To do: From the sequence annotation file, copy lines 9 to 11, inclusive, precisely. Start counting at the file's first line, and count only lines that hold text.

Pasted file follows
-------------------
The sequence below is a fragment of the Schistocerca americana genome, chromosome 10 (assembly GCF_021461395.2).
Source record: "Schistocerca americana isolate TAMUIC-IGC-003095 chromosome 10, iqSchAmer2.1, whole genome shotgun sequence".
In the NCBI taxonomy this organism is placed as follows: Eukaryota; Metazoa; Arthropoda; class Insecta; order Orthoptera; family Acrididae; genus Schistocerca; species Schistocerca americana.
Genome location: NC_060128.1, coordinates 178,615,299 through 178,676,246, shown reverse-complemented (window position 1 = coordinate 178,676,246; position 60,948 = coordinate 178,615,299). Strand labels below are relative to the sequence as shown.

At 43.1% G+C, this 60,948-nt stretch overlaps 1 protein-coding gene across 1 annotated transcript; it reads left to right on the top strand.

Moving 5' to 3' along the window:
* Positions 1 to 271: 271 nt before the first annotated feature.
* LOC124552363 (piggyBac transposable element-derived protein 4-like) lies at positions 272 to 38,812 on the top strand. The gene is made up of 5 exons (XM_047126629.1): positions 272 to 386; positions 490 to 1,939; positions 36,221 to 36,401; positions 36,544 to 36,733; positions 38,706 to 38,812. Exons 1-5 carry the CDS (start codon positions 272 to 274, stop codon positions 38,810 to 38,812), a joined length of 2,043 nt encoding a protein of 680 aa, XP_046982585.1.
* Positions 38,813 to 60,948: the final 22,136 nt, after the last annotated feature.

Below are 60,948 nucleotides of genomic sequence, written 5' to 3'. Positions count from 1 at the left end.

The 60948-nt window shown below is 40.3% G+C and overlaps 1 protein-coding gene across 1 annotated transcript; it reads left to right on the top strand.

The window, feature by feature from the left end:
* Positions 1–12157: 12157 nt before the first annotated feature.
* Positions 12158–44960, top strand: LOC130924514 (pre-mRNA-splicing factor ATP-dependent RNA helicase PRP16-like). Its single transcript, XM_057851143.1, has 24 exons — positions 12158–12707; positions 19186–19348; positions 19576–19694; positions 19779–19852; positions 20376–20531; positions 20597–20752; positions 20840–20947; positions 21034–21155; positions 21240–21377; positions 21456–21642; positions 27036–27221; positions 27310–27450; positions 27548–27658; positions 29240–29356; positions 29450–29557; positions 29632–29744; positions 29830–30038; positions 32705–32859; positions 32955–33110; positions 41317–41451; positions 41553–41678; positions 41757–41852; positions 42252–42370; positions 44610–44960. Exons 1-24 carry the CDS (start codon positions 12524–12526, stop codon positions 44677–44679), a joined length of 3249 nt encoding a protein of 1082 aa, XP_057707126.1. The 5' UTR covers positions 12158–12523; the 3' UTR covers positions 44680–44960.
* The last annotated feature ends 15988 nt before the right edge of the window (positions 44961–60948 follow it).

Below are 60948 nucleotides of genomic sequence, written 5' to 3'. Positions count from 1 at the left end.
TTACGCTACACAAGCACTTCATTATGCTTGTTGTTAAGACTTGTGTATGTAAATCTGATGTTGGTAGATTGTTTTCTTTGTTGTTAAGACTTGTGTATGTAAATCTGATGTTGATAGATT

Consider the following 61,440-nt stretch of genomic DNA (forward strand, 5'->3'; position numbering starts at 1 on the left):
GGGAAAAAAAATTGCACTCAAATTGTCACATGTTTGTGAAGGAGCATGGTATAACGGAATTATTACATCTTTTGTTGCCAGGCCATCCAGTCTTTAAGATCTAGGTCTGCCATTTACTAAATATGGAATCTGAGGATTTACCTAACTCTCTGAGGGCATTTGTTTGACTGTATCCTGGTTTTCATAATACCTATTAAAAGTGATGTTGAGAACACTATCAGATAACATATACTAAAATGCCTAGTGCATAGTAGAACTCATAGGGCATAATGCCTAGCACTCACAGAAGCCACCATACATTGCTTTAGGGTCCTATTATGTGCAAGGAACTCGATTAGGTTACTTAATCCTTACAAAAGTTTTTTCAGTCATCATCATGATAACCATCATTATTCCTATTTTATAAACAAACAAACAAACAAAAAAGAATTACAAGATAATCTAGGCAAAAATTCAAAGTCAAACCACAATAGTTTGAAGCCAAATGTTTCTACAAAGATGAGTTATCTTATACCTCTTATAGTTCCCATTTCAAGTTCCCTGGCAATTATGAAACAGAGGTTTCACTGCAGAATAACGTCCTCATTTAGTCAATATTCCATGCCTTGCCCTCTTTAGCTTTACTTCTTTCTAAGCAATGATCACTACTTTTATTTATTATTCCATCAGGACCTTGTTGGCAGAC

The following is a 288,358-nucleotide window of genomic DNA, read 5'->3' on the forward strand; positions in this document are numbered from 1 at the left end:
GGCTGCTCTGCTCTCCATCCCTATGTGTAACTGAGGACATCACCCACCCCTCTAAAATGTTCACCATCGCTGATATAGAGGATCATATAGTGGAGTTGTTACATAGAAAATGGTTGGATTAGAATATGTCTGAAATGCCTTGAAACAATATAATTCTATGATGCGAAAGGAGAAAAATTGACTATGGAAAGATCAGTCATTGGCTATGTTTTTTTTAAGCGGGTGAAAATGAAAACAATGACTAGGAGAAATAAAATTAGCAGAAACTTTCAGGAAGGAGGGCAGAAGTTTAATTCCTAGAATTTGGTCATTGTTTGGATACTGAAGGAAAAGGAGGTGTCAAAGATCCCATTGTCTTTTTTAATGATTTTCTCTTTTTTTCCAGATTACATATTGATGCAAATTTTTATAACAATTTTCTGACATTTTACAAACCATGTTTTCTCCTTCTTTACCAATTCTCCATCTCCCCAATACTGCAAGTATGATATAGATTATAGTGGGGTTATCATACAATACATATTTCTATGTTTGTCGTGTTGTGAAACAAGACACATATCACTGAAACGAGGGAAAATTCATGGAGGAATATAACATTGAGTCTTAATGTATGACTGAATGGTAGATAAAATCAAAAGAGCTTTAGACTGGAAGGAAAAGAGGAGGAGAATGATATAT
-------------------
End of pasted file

* Positions 38,813 to 60,948: the final 22,136 nt, after the last annotated feature.

Below are 60,948 nucleotides of genomic sequence, written 5' to 3'. Positions count from 1 at the left end.

The 60948-nt window shown below is 40.3% G+C and overlaps 1 protein-coding gene across 1 annotated transcript; it reads left to right on the top strand.